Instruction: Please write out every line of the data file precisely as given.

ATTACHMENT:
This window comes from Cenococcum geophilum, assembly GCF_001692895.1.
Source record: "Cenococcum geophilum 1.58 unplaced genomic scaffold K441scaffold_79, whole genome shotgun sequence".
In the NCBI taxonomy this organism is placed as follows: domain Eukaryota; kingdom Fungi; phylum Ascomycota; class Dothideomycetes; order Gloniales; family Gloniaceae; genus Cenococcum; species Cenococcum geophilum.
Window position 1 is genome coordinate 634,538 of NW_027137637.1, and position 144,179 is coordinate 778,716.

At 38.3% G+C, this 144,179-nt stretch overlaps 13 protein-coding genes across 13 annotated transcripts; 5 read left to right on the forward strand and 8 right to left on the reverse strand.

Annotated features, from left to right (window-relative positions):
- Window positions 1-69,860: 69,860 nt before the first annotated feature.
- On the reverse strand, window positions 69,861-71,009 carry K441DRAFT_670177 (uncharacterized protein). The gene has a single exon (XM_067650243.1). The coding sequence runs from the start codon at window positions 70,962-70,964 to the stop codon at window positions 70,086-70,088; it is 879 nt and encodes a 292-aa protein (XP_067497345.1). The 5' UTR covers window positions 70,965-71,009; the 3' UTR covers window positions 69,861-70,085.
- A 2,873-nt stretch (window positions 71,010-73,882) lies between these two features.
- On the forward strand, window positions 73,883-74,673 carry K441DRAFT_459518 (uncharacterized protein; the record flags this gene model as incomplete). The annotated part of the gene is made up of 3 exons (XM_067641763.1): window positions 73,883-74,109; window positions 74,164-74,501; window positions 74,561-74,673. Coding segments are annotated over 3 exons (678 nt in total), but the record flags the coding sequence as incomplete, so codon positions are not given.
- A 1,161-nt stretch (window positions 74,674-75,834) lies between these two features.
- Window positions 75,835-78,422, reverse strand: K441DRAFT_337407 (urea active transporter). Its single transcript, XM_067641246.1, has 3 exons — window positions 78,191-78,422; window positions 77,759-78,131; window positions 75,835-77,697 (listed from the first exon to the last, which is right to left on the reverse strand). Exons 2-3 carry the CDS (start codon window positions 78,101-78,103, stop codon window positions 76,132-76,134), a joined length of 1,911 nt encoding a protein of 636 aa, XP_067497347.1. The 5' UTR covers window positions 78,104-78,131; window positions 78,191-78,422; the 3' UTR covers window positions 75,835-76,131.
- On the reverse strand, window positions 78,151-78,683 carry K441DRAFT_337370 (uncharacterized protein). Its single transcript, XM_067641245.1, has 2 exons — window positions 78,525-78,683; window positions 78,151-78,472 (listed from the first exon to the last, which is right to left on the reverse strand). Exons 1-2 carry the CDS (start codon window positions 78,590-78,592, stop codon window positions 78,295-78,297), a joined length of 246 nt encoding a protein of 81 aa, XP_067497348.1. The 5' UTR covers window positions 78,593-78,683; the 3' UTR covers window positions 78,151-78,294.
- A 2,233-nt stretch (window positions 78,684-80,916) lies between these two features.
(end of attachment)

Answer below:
This window comes from Cenococcum geophilum, assembly GCF_001692895.1.
Source record: "Cenococcum geophilum 1.58 unplaced genomic scaffold K441scaffold_79, whole genome shotgun sequence".
In the NCBI taxonomy this organism is placed as follows: domain Eukaryota; kingdom Fungi; phylum Ascomycota; class Dothideomycetes; order Gloniales; family Gloniaceae; genus Cenococcum; species Cenococcum geophilum.
Window position 1 is genome coordinate 634,538 of NW_027137637.1, and position 144,179 is coordinate 778,716.

At 38.3% G+C, this 144,179-nt stretch overlaps 13 protein-coding genes across 13 annotated transcripts; 5 read left to right on the forward strand and 8 right to left on the reverse strand.

Annotated features, from left to right (window-relative positions):
- Window positions 1-69,860: 69,860 nt before the first annotated feature.
- On the reverse strand, window positions 69,861-71,009 carry K441DRAFT_670177 (uncharacterized protein). The gene has a single exon (XM_067650243.1). The coding sequence runs from the start codon at window positions 70,962-70,964 to the stop codon at window positions 70,086-70,088; it is 879 nt and encodes a 292-aa protein (XP_067497345.1). The 5' UTR covers window positions 70,965-71,009; the 3' UTR covers window positions 69,861-70,085.
- A 2,873-nt stretch (window positions 71,010-73,882) lies between these two features.
- On the forward strand, window positions 73,883-74,673 carry K441DRAFT_459518 (uncharacterized protein; the record flags this gene model as incomplete). The annotated part of the gene is made up of 3 exons (XM_067641763.1): window positions 73,883-74,109; window positions 74,164-74,501; window positions 74,561-74,673. Coding segments are annotated over 3 exons (678 nt in total), but the record flags the coding sequence as incomplete, so codon positions are not given.
- A 1,161-nt stretch (window positions 74,674-75,834) lies between these two features.
- Window positions 75,835-78,422, reverse strand: K441DRAFT_337407 (urea active transporter). Its single transcript, XM_067641246.1, has 3 exons — window positions 78,191-78,422; window positions 77,759-78,131; window positions 75,835-77,697 (listed from the first exon to the last, which is right to left on the reverse strand). Exons 2-3 carry the CDS (start codon window positions 78,101-78,103, stop codon window positions 76,132-76,134), a joined length of 1,911 nt encoding a protein of 636 aa, XP_067497347.1. The 5' UTR covers window positions 78,104-78,131; window positions 78,191-78,422; the 3' UTR covers window positions 75,835-76,131.
- On the reverse strand, window positions 78,151-78,683 carry K441DRAFT_337370 (uncharacterized protein). Its single transcript, XM_067641245.1, has 2 exons — window positions 78,525-78,683; window positions 78,151-78,472 (listed from the first exon to the last, which is right to left on the reverse strand). Exons 1-2 carry the CDS (start codon window positions 78,590-78,592, stop codon window positions 78,295-78,297), a joined length of 246 nt encoding a protein of 81 aa, XP_067497348.1. The 5' UTR covers window positions 78,593-78,683; the 3' UTR covers window positions 78,151-78,294.
- A 2,233-nt stretch (window positions 78,684-80,916) lies between these two features.